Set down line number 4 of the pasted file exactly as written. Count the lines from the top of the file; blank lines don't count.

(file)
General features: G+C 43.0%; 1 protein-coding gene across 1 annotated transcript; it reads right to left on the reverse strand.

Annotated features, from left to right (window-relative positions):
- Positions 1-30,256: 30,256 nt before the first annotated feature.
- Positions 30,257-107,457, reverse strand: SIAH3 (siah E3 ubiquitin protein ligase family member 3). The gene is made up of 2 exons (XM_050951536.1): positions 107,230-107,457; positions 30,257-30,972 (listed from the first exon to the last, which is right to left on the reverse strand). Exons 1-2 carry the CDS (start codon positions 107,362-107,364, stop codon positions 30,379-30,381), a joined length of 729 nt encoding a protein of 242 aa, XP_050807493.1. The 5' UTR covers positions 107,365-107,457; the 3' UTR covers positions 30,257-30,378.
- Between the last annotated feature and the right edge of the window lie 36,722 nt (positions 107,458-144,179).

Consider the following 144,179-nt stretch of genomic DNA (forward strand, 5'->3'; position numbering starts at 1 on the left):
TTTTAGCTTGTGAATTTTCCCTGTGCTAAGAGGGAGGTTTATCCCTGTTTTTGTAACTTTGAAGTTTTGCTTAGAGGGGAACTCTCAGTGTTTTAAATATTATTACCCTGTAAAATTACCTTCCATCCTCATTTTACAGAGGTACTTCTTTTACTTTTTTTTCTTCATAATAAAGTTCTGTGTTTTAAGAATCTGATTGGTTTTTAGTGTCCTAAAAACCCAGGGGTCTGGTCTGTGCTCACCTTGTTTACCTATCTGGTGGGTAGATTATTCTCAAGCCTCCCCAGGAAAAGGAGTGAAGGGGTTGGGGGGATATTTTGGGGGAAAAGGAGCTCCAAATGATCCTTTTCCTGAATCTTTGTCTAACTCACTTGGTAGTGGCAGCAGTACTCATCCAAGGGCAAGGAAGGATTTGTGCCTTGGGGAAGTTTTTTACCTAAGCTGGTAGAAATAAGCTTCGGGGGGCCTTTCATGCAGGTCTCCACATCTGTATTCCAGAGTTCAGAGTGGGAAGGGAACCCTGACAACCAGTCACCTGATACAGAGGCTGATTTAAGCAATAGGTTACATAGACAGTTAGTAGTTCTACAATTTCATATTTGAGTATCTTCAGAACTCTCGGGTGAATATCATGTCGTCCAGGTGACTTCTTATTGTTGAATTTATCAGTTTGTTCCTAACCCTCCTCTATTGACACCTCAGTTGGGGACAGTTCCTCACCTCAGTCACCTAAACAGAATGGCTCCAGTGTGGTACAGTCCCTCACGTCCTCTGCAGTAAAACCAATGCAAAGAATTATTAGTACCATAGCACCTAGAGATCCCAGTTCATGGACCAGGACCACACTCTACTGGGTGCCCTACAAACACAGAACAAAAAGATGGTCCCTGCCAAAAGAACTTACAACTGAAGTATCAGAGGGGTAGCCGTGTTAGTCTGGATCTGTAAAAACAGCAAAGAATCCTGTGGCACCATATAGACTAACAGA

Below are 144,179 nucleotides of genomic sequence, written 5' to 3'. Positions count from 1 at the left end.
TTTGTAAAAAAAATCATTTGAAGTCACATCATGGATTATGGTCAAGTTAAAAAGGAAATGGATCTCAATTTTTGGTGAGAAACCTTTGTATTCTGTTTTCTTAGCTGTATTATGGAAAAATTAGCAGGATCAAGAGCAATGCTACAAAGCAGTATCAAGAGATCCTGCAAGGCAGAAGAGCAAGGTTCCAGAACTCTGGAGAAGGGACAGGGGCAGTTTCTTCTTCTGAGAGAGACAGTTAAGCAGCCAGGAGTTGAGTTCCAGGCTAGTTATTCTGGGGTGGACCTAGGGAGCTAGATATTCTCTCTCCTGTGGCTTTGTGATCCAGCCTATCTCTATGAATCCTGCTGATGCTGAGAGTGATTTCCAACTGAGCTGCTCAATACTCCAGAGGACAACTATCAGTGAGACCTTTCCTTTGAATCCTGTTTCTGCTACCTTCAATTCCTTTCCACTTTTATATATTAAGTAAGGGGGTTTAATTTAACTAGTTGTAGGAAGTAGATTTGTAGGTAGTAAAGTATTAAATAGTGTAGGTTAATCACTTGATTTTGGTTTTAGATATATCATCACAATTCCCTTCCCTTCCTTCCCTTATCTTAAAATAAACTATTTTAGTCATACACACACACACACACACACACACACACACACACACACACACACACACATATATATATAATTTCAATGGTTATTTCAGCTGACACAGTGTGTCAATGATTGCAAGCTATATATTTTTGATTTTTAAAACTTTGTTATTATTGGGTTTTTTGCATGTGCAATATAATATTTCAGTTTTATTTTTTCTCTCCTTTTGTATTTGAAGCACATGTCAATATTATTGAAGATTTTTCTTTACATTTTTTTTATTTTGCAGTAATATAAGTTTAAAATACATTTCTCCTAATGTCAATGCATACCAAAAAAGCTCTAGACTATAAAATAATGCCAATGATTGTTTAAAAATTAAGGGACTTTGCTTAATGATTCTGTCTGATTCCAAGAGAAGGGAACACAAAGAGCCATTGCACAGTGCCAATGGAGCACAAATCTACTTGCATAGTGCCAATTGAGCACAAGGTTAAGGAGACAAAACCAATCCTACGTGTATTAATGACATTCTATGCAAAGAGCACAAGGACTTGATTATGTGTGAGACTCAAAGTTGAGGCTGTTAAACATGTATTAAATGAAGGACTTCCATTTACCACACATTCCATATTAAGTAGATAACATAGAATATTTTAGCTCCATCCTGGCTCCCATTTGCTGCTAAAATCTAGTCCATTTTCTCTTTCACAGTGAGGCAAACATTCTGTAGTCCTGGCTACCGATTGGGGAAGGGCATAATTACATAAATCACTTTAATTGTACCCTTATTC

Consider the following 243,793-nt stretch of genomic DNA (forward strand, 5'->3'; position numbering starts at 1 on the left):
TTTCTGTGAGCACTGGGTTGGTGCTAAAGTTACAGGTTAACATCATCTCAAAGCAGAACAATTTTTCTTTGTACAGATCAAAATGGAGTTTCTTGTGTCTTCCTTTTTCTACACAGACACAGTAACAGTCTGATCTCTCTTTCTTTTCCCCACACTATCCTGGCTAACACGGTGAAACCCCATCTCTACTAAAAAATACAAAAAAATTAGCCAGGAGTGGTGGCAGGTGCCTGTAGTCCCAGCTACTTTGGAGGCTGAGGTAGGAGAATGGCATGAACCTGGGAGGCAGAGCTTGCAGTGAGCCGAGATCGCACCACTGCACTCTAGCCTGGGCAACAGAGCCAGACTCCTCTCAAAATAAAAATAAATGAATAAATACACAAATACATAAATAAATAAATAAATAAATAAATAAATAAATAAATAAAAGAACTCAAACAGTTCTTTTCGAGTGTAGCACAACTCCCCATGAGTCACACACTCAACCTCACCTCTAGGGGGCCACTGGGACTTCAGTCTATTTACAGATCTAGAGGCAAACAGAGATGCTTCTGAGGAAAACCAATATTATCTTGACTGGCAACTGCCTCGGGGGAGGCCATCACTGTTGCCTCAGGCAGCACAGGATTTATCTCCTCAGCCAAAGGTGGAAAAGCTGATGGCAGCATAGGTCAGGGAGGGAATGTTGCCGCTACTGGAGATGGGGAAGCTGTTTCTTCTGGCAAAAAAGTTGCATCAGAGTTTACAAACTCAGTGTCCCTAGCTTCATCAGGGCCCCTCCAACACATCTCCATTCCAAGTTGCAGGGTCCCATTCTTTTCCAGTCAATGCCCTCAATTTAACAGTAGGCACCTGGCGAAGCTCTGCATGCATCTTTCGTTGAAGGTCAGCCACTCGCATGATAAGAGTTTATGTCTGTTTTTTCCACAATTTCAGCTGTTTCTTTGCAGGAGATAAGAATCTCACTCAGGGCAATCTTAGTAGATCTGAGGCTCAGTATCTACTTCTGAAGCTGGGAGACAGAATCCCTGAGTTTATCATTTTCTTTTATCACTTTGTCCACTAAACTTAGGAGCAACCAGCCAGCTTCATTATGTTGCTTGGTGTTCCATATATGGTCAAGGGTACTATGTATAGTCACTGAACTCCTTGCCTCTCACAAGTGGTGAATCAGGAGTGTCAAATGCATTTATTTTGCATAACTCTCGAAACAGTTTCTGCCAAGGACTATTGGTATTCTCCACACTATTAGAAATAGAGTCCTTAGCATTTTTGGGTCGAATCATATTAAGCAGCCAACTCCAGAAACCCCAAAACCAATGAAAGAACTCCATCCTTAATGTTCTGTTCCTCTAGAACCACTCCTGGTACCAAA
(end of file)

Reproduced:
- Positions 30,257-107,457, reverse strand: SIAH3 (siah E3 ubiquitin protein ligase family member 3). The gene is made up of 2 exons (XM_050951536.1): positions 107,230-107,457; positions 30,257-30,972 (listed from the first exon to the last, which is right to left on the reverse strand). Exons 1-2 carry the CDS (start codon positions 107,362-107,364, stop codon positions 30,379-30,381), a joined length of 729 nt encoding a protein of 242 aa, XP_050807493.1. The 5' UTR covers positions 107,365-107,457; the 3' UTR covers positions 30,257-30,378.